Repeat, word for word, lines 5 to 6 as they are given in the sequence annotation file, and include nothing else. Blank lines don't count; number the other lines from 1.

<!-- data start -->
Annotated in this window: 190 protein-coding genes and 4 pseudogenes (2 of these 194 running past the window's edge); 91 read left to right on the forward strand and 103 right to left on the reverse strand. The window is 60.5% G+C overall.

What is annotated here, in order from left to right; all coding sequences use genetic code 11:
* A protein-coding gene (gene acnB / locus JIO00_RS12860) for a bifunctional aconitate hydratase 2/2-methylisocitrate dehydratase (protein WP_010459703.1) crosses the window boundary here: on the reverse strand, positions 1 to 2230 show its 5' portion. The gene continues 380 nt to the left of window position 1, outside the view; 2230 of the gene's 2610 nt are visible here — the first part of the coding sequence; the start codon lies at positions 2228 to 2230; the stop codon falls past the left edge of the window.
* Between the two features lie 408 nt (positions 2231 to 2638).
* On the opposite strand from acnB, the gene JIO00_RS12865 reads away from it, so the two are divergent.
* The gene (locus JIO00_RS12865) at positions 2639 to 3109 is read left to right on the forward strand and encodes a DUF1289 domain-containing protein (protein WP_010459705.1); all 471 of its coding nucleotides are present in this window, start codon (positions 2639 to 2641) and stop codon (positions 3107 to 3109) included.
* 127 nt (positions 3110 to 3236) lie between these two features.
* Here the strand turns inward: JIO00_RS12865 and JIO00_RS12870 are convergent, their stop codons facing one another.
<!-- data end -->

* On the opposite strand from acnB, the gene JIO00_RS12865 reads away from it, so the two are divergent.
* The gene (locus JIO00_RS12865) at positions 2639 to 3109 is read left to right on the forward strand and encodes a DUF1289 domain-containing protein (protein WP_010459705.1); all 471 of its coding nucleotides are present in this window, start codon (positions 2639 to 2641) and stop codon (positions 3107 to 3109) included.